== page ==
Queer Mythologies Mural at San Lorenzo Library

This is a blog by Roger Kim, Blythe Yoshikane, and the Every Month is Pride Month team 

Image of Blythe Yoshikane's mural, Queer Mythologies

To coincide with one year of monthly pride programming, San Lorenzo Library is unveiling a new mural celebrating queer mythologies from different cultures. Muralist Blythe Yoshikane, a recent graduate from California College of the Arts, was inspired by tales of trans and bisexual gods and goddesses from their Hawaiian and Filipino heritages to search for queer episodes in the myths of other cultures. Yoshikane shares, “the queer experience is a cosmological truth.”

The mural was designed by Blythe Yoshikane, and painted by Krishnaa Nair, Brian Kwon, Tony Bernardo, Jillian Ikehara, Angie Romero, Malia Valesco, Astrid Hernandez, and Blythe Yoshikane.

Hiʻiakaikapoliopele and Hopoe

Hi’iaka is the Hawaiian goddess of hula and oli (chants), and the youngest sister of Pele, the goddess of volcanoes and fire. One day, Hi’iaka came across a beautiful dancing woman named Hopoe. In some retellings, this is the first time Hi’iaka saw the dance of hula. Hi’iaka asked Hopoe if she would become her aikane, a beloved partner of the same gender. The two fell in love while Hopoe taught Hi’iaka ancient hulas and how to make lei. Out of rage towards her sister, Pele flooded the shore of Puna with lava, the area where Hopoe resided. However, Hopoe did not perish and instead was preserved as a stone that would continue to dance and move on the shore when the waves move her. The ‘olelo no’eau (Hawaiian proverb) from on the mural translates to:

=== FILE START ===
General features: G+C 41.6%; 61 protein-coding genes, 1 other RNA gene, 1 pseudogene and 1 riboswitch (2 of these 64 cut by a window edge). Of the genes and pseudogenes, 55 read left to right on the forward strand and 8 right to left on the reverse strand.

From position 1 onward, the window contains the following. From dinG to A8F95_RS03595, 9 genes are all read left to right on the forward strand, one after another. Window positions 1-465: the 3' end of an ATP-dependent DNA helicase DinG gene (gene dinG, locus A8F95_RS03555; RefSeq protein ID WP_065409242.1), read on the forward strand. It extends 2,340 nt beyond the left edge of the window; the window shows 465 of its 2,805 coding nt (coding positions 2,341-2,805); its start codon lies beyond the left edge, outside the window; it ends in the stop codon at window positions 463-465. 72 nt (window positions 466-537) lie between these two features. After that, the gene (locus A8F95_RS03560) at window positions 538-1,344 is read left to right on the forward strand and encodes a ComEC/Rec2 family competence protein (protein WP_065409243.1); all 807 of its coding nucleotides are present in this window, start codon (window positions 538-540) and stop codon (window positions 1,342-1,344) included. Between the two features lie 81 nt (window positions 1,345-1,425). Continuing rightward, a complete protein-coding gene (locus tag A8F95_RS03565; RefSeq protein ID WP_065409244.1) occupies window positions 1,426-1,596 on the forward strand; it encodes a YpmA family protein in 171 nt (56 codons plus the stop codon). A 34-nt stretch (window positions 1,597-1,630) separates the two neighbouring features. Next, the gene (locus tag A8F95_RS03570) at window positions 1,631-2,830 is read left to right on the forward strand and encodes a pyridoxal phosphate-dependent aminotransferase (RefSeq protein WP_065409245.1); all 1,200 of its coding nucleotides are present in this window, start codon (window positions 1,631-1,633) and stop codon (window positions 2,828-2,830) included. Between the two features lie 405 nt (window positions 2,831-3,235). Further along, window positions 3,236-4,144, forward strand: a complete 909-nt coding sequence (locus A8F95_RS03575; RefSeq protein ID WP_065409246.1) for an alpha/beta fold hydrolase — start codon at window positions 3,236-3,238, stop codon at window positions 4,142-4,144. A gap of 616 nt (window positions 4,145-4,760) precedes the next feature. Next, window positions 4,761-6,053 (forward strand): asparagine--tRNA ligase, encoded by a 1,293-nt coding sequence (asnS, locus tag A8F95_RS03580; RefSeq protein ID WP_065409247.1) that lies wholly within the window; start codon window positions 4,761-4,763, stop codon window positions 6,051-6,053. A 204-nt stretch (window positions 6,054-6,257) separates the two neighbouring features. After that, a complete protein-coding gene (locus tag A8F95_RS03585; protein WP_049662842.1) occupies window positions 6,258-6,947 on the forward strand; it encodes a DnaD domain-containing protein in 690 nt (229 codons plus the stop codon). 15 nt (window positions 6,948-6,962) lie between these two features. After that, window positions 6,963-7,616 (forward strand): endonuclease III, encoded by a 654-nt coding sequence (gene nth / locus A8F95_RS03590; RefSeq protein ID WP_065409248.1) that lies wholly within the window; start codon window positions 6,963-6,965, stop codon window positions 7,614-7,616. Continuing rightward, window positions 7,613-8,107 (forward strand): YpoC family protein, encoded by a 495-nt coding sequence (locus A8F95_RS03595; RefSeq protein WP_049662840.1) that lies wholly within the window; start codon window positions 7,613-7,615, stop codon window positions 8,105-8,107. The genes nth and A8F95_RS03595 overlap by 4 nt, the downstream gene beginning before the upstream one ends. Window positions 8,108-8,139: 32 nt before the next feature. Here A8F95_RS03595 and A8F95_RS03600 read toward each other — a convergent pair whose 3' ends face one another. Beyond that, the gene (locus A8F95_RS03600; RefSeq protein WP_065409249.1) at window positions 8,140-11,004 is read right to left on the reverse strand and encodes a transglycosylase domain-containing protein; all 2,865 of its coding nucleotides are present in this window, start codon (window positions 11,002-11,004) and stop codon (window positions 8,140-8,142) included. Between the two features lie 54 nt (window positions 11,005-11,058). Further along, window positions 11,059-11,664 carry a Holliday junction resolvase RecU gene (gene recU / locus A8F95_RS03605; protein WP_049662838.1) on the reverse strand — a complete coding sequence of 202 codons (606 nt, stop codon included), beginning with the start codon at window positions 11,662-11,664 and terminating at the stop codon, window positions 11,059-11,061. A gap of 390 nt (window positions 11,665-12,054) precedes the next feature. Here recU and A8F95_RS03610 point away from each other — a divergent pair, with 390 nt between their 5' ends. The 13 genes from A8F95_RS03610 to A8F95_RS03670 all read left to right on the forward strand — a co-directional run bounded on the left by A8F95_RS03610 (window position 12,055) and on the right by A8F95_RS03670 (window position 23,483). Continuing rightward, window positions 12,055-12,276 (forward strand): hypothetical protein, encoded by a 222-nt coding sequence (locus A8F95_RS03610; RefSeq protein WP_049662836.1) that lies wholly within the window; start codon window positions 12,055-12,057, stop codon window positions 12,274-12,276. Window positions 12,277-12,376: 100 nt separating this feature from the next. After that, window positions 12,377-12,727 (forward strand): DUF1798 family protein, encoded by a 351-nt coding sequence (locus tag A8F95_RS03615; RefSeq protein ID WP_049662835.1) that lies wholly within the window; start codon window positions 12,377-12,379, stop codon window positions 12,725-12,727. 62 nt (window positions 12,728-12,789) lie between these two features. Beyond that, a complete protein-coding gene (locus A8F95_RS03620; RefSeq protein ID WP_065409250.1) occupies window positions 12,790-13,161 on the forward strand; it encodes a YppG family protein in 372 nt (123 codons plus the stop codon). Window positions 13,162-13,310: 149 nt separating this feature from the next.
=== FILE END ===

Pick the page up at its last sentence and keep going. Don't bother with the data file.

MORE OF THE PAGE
Protect the people. Protect the flower. Protect the place where we love.



Lakapati, the Filipino goddess of fertility is depicted sometimes as transgender and sometimes as hermaphrodite with both male and female genitalia. She is known as a goddess of compassion and harvest. Those who worship her offer her plates of rice and herbs so that she would return them with bountiful crops. Some Buddhists in the Philippines compare Lakapati, Mother Earth, to Guanyin or Kannon, the bodhisattva of compassion shown in the following panels. In one Filipino creation story, Lakapati provided the clay from which Bathala, the supreme god who is also of ambiguous gender, created the world. Lakapati then took the world, placed it in the sky, and called it Earth.




Avalokiteshvara and Kannon

The Bodhisattva Avalokiteshvara is said to contain the compassion of all Buddhas and to have several different avatars, both male and female. Representations of Avalokiteshvara originated in northwestern India and depicted him as masculine. As Buddhism spread throughout time and place towards Eastern Asia, depictions of Avalokiteshvara became more feminine. In China, she is known as the goddess Guanyin. In Japan, where she is called Kannon, her feminine traits were further emphasized and she became associated with motherhood.





There are several Golem stories in Jewish mythology. In many of the stories, the Golem is created out of clay to be a protector but eventually must be deactivated or destroyed as it gets out of control. In recent times, queer artists have claimed the Golem as a queer Jewish icon, as a representation of “otherness” and the perception of monstrosity.




Tu ʻEr Shen

Hu Tianbao, a man from Fujian, fell in love with a visiting official. He was caught spying on the official and was sentenced to death for his offense. After his death, Hu protested to the gods of the underworld that his death on Earth was unjust. As a result, he was transformed into Tu ‘Er Shen, rabbit god and heavenly protector of gay relationships. Depending on who you ask, the story of Tu ‘Er Shen originates from a 17th-century folktale or is the invention of an 18th-century poet. Either way, Tu ‘Er Shen has become an important symbol of the Taoist LGBTQ community.